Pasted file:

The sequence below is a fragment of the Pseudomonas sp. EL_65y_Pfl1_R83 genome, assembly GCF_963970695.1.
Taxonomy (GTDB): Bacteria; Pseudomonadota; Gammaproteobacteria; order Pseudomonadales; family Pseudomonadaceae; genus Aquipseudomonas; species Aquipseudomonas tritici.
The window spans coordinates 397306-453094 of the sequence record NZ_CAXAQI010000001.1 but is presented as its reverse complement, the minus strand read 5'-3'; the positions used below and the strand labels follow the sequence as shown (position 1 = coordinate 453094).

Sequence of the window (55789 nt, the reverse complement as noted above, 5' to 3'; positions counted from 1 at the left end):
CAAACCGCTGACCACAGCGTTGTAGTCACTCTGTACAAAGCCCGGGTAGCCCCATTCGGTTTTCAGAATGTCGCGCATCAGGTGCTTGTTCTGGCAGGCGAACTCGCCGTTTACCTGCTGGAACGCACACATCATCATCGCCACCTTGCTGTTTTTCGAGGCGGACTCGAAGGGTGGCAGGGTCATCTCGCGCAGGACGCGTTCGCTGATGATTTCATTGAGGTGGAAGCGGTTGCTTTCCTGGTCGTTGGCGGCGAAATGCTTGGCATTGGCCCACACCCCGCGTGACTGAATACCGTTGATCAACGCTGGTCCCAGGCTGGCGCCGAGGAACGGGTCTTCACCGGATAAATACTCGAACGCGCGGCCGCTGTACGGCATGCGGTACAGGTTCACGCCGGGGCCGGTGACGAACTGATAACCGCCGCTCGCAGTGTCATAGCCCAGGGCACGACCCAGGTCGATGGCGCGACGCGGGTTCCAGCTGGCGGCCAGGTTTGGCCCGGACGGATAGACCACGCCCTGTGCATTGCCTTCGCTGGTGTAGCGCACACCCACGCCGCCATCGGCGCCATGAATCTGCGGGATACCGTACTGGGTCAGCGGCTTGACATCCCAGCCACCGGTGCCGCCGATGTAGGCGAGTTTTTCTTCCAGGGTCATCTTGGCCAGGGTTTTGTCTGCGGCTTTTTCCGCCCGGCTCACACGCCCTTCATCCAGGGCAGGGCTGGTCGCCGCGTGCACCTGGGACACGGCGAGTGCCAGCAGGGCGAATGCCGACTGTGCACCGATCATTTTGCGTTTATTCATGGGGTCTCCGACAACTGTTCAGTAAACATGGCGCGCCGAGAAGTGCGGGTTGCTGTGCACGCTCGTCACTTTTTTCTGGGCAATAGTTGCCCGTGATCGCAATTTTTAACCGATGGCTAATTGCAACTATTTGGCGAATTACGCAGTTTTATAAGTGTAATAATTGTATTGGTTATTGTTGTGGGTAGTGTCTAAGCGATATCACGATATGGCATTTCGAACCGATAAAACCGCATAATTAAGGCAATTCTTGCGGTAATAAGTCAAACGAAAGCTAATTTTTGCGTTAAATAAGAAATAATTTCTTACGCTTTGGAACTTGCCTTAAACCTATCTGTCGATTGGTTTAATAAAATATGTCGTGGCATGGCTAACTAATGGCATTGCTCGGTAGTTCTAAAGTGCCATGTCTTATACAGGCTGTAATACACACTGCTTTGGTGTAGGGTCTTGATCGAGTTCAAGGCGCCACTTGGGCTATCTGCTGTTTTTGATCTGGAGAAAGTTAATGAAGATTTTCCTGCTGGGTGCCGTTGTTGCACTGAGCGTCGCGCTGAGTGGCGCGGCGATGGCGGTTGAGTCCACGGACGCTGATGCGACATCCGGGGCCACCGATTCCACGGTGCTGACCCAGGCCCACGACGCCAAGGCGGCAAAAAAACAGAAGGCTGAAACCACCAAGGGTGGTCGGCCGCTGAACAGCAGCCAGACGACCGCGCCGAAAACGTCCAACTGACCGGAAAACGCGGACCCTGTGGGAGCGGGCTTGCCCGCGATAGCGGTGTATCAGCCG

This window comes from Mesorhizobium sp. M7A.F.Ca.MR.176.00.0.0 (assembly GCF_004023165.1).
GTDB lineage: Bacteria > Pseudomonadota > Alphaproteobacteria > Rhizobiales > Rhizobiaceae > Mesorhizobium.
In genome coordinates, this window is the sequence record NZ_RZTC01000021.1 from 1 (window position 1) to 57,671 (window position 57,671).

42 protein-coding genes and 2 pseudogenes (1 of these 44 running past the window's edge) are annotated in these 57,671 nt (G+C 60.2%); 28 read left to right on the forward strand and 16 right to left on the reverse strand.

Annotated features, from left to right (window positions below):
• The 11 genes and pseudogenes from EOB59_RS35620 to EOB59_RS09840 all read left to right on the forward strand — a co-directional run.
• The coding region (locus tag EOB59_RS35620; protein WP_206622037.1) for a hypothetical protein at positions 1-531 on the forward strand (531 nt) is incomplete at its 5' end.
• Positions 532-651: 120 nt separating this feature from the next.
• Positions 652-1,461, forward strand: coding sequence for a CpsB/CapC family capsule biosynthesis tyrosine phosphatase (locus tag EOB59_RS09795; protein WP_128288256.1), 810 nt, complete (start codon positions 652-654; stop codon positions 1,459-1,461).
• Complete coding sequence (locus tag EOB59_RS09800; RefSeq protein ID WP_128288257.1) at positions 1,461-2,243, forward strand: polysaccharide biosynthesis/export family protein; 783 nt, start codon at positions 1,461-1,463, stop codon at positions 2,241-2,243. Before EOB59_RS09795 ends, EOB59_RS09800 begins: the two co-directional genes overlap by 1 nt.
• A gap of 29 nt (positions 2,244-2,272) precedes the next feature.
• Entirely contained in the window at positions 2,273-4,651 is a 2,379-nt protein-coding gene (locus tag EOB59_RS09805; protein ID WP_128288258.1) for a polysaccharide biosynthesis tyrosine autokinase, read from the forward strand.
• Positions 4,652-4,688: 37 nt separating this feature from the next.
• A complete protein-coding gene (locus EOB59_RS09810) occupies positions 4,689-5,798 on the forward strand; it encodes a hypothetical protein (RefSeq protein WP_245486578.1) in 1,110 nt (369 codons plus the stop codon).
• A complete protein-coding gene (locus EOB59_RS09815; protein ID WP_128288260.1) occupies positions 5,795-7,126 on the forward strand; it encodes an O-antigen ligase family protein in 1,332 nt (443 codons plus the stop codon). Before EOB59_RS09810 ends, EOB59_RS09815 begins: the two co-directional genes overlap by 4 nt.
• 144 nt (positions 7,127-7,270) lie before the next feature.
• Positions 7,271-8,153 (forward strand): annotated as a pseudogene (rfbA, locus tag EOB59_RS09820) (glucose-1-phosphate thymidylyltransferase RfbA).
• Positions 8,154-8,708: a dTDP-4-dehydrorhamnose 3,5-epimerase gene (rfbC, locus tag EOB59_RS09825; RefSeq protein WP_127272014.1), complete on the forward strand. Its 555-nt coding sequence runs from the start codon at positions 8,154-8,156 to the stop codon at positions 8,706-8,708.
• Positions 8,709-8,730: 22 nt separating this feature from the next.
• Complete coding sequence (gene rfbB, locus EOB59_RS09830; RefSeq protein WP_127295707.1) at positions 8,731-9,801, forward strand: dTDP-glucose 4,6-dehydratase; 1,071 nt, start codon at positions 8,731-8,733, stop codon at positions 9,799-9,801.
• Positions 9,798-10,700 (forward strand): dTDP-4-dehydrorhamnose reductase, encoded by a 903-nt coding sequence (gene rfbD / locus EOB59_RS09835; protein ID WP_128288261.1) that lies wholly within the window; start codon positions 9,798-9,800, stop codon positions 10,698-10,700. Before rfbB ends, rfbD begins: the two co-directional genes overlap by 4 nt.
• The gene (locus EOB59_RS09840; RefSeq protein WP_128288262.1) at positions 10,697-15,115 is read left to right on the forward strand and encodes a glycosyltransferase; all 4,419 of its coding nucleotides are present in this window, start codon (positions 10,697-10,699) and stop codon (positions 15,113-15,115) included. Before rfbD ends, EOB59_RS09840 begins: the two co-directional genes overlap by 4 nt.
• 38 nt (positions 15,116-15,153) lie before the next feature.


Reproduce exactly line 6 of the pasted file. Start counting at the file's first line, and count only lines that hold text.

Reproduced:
This window comes from Mesorhizobium sp. M7A.F.Ca.MR.176.00.0.0 (assembly GCF_004023165.1).